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Friday, May 20, 2011
The far right holds a music festival...

Keep your government hands off my Medicare – and put on a music festival! The Freedom Jamboree will take place 28 September – 2 October in Kansas City, Kansas. The event will feature a slew of acts, from politicos to such musical artists as Chris Ross, Nathan Mann, Jon David Kahn, Najee, J-Shin, Jay Smoove, Toots Sweet, Chris Cassone, Jayquan, the Supremes, Tito Puente, Jr., Lonnie Smith, James De La Raza, Debbie K., Sherry Marquelle, Jeremy Dodge, Wes Hotchkiss, Chuck Day, Jordan Page, Lisa Mei Norton, Joyce Shaffer, and Krista Branch. One musician, Jordan Page, promises a “politically and spiritually based assault on the corruption of government and empire.”Moreover, Minnesota Rep. Michele Bachmann has been invited to the festival. Exactly what sort of song would she sing?


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Thursday, Mar 24, 2011
Part political investigation and part cultural critique, Alex Gibney's brilliant documentary is also a series of intricate performance pieces.

Part political investigation and part cultural critique, Alex Gibney’s brilliant documentary is also a series of intricate performance pieces. As Eliot Spitzer and others describe the trajectory of his New York career, all do their best to shape the story, and also to make their versions seem honest and insightful. As AG and as governor, Spitzer pursued Wall Street corruption, inspiring the enmity of some very powerful usual suspects. While the movie doesn’t defend Spitzer’s deception of his wife and family, or excuse his ridiculous choice to patronize the Emperor’s Club VIP, it does situate that bad behavior in multiple broader contexts, all in flux by definition. Spitzer is not deviant or even exceptional. He is, instead, a participant in a game that is at once mundane and creepy, one that no one seems inclined to challenge, but only to play as brutally as possible, and above all, to play well.


Client 9: The Rise and Fall of Eliot Spitzer is screening as part of Maysles Cinema’s “True Crime” series. The 24 March show will be followed by a Q&A with Alex Gibney.


See PopMattersreview.



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Wednesday, Mar 23, 2011
It may be that Inside Job's greatest effect is that, as the interviewees reveal themselves, they become less central to the story.

“The reason that they’re not going to jail is not that they didn’t commit crimes,” Charles Ferguson tells Nell Minow. “It’s because there’s been no effort to enforce the law, an even more disturbing phenomenon.”

This year’s Academy Award winner for Best Documentary, Inside Job traces the intertwined histories of deregulation, credit default swaps, subprime mortgages, and ideological Kool-Aid drinking. Interviewer and director Ferguson encourages his subjects to tell their stories. Some of these are convincing, others are cringeworthy, as lobbyists, bankers, and academics spin themselves into deep holes. It may be that Inside Job‘s greatest effect is that, as the interviewees reveal themselves, they become less central to the story. Increasingly, the film lays bare a culture based on greed and short-sightedness, one that produces a mindless focus on profits, whether ideological, political, or financial.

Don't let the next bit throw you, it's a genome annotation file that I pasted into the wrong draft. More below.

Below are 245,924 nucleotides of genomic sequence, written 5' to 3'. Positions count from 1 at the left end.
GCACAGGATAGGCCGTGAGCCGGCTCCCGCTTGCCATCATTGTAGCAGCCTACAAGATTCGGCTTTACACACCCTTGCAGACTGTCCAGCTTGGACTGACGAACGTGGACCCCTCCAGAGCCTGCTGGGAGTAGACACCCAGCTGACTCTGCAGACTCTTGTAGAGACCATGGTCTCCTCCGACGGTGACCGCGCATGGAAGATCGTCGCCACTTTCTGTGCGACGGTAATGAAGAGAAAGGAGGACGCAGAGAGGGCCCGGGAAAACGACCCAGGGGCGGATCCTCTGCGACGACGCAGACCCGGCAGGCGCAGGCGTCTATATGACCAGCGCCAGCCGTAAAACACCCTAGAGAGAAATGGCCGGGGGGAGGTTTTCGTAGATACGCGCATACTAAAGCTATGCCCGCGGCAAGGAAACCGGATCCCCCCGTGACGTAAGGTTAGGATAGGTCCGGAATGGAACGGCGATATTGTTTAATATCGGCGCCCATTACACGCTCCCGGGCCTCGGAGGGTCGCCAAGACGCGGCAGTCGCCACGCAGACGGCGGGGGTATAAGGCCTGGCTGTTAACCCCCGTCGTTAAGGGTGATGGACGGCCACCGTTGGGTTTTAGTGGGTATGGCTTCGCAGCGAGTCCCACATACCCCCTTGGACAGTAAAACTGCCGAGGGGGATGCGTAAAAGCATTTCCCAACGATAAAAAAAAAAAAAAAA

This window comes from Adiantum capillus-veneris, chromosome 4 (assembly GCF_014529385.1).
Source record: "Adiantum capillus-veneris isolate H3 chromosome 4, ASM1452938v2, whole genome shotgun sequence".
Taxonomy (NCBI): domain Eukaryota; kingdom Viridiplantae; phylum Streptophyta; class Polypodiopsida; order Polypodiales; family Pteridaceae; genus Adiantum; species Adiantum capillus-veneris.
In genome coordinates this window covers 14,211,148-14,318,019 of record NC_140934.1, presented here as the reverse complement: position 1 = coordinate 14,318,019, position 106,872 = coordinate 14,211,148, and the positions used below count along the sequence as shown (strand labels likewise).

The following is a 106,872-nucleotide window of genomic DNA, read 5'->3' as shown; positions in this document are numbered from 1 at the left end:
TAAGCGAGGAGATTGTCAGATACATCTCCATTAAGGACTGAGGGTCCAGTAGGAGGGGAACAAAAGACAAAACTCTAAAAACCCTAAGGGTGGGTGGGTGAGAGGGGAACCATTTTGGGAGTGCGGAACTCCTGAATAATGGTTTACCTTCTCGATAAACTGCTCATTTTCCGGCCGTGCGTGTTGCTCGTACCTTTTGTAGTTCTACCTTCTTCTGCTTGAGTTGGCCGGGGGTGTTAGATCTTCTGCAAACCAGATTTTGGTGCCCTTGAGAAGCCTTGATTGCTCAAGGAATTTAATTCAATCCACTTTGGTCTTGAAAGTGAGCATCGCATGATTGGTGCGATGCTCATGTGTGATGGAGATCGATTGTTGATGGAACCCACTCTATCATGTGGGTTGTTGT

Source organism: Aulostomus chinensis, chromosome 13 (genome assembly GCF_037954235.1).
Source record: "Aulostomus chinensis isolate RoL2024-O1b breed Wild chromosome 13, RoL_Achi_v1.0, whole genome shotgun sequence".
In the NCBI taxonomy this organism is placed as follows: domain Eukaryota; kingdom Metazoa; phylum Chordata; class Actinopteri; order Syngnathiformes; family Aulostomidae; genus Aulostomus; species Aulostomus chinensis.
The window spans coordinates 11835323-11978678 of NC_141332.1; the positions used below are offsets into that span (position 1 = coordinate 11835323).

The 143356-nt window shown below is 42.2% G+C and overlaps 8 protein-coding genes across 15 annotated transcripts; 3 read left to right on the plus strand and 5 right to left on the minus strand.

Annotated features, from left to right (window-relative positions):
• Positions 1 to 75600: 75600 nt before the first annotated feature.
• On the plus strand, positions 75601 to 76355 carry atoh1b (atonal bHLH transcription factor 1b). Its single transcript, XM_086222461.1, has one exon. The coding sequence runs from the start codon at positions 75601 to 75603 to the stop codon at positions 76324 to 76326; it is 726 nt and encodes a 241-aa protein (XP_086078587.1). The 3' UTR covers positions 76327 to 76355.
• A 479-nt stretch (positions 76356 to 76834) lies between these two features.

Part of Maysles Cinema’s “True Crime” series, the screening of Inside Job on 3/23 will be followed by an audience-led discussion with Gale and Ben Armstead, humanitarians, and long-time Harlem residents. On Friday, 3/25, the screening will be followed by a Q&A with Carl Dix.


See PopMattersreview.



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Wednesday, Mar 23, 2011
This wonderful documentary shows the perpetual disjunctions between official history and lived experiences.

“I can’t say that I wanted to be like everyone else,” says Lyubov Meyerson, drawing on her cigarette. “That’s not quite how it was. I simply was like everyone else.” Meyerson’s is one of five Russian classmates’ stories in Robin Hessman’s terrific documentary, My Perestroika. Each recalls what it was like to be born into Soviet-era Communism, and now contemplates middle age in Russia’s new market economy. Through thoughtful and absorbing interviews, the film shows the perpetual disjunctions between official history and lived experiences.


My Perestroika opens in New York 23 March and Los Angeles 15 April. Many other cities will follow.


See PopMattersreview.



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Tuesday, Mar 22, 2011
Assisted suicide raises profound questions concerning both risks and benefits, the potential for abuses versus respect for individual rights, needs, and desires.

Craig Ewert is dying. And as he explains in John Zaritzky’s documentary, originally made in 2007 and re-airing on Frontline 22 March at 9pm, as well as online, he wants to feel some measure of control over the process. Thus he and his wife Mary have come to Dignitas, “one of a handful of Swiss groups devoted to helping people end their lives legally.” As Craig puts it, “ “I’m tired of the disease, but I’m not tired of living. And I still enjoy it enough that I’d like to continue. But the thing is, that I really can’t.” He must be the one, legally, to commit the act: he must drink the liquid that will end his life, and agree to be taped doing so. The film tapes the taping, as well as the couple’s loving farewell. Craig’s final moments are rendered in a series of close-ups and dissolves, under the Beethoven movement he has asked to hear. While assisted suicide raises profound questions concerning both risks and benefits, the potential for abuses versus respect for individual rights, needs, and desires, The Suicide Tourist doesn’t engage in these debates. Instead, it observes the Ewerts as they go through this complicated journey.


See PopMattersreview.



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